Apart from building the bikes, our planning and preparation for this trip included books, magazines, websearches, maps, tips from friends, special clothing, and the like. I will try to recall our most useful resources, as follows:
Brendan Walsh, "Cycle Touring
Ireland", Passport Books Edition, 1999.
A great book - written by the sheriff of Dublin, an experienced cyclist.
Robin Krause, "Ireland by Bike", The
Mountaineers, Second Edition, 1999.
A perfect complement to Brendan Walsh's book, written by an American who has bike toured many times in Ireland. Robin also tries to give us an introduction to the culture and history of Ireland, vital to get maximum enjoyment and benefit from a bike tour.
Joanne McGrath, "11 things I love about Ireland",
Diversion, July 2000.
Sent to us by our friends Bill and Cindi - we managed to do 5 of the things suggested by Joanne, including a delightful "Cuisine and Craic" on our 35th wedding anniversary at Rock Glen House near Clifden, and a rejuvenating hot seaweed bath followed by an invigorating cold seawater shower at Kilcullen's Bath House in Enniscrone.
The touring maps that we used were the Ordinance Survey Ireland "Holiday Series", and found them to be perfectly adequate. The four maps in the series cover all of Ireland at a scale of 1:250,000 (1 cm equals 2.5 km, or about 1.5 miles). I photocopied various sections of the maps, then colored in our planned routes, a different color for each day. I then laminated the sections in plastic since nothing can be more frustrating than unfolding a large map in pouring rain - it worked beautifully!
Town maps are available from any Irish Tourist Office (Oifig Failte or Bord Failte). In the Tourist Offices we also found useful maps of the Aran Islands and Achill Island. One other map that we brought with us was MapEasy's Guidemap to Ireland, with a detail map of Dublin and Temple Bar. We used it mainly while in Dublin.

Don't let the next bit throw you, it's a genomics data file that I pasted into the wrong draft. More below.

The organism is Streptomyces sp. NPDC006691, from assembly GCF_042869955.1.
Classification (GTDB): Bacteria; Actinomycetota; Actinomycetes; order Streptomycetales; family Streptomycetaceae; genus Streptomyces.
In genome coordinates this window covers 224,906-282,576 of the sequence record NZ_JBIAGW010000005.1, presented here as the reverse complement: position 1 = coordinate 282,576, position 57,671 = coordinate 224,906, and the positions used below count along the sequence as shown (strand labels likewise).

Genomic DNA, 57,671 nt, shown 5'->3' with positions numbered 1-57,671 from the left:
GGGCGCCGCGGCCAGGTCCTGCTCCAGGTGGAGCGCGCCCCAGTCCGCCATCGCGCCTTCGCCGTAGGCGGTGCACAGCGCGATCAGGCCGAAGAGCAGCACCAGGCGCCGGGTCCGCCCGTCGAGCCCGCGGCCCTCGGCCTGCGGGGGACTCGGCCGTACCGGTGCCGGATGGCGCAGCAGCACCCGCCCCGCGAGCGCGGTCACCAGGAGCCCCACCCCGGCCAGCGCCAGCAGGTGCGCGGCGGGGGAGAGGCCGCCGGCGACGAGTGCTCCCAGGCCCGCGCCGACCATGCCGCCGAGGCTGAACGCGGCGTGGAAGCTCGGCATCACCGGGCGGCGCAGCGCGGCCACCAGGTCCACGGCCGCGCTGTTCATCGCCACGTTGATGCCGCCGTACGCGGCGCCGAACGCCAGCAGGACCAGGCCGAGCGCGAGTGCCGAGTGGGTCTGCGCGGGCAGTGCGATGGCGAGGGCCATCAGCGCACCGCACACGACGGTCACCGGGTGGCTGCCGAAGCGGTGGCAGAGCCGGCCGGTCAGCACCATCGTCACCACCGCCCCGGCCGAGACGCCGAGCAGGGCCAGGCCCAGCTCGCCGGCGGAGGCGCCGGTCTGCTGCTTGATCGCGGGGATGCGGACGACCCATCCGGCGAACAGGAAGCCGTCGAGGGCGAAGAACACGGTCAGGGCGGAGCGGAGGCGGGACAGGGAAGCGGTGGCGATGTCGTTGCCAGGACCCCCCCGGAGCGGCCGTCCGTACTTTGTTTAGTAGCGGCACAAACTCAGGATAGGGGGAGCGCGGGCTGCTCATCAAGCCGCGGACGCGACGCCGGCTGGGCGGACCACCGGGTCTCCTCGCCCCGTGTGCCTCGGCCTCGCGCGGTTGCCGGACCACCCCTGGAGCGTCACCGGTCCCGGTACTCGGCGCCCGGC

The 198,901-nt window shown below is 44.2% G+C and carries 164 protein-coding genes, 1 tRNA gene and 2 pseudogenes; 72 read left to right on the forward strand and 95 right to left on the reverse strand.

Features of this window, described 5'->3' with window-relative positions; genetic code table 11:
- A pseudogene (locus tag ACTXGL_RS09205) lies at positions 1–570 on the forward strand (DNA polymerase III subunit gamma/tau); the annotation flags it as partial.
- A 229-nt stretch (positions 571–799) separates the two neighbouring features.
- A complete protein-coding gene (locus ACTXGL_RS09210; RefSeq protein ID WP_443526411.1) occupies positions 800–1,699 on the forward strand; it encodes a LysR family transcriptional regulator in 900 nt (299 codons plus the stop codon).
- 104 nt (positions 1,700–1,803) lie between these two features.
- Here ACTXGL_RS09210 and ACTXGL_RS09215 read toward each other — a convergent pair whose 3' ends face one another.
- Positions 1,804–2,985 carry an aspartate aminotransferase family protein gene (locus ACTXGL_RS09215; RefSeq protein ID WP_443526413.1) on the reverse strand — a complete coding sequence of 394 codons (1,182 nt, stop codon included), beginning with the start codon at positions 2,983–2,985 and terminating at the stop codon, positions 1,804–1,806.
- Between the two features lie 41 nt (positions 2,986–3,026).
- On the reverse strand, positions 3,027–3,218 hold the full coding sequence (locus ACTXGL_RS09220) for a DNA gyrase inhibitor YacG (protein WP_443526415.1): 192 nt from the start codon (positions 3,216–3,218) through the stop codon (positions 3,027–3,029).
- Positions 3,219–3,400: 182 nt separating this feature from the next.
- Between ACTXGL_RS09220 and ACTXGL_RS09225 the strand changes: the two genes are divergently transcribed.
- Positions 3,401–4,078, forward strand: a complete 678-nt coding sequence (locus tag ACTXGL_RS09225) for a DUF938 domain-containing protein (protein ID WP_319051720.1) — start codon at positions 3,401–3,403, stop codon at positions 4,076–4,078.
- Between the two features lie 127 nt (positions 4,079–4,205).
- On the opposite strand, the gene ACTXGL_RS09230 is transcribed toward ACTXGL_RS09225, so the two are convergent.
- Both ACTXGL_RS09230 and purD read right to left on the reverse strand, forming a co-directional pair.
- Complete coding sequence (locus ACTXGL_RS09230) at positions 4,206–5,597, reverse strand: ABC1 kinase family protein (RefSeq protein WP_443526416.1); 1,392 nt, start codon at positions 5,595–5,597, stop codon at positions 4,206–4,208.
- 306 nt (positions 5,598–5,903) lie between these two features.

The main reasons for this choice is that the railway system
is centered in Dublin.
Both the starting and end points of our tour (Galway & Sligo)
were a convenient 3 hour train ride from Dublin. Taking a bike on
any train in Ireland is extremely convenient. You purchase a 6 Pound
ticket for the bike, wheel it onto the guard van, tie it up, then
take a seat in the nearest carriage. When you come to your
destination you take it off, and ride away - its as simple as that.
We came to Dublin by ferry from Liverpool to the mouth of the River Liffey, rode our bikes along the river quay (about 5 miles) until we reached the Heuston train station, and we were off. All of this was preplanned by checking the ferry and train timetable on the web.
We returned from Sligo to Dublin by train, and spent a delightful three days with our children in Dublin, before returning back by air. This gave us a chance to pick up bike boxes at the Cyclogical Bike shop next to the Ha'Penney Bridge on the River Liffey, pack our bikes, and explore Dublin by foot. (Photographs have not yet been developed - will add them soon)
On a biking tour one can only be certain of the arrival and departure points - everything in between depends on mood, weather, and countless other things. Luckily Ireland is blessed with a vast amount of B&Bs and three different Hostel systems: the An Oige Youth Hostels (associated with the International Youth Hostels), the Independent Holiday Hostels and the Independent Hostel Owners. We never had a problem of finding accommodation - we simply arrived and checked out the various B&Bs of the town. Even though the Irish Tourist board had sent us a thick book listing all the board approved B&Bs, we never used it. If we found a B&B which did not have the approved shamrock symbol, we simply asked to see the rooms, and were never disappointed.
All I can say about this section is that once you have decided on your absolute minimum requirements, divide them into two equal piles, and leave one pile at home. This will save you having to do this while on tour. We were extremely fortunate, in that our son Assaf lives in Galway. We left with him a duffelbag filled with about 25 pounds of extra items that we did not need or miss throughout the tour, which we later collected when we met in Dublin. He told us that he hurt his arm carrying the bulky package on the train.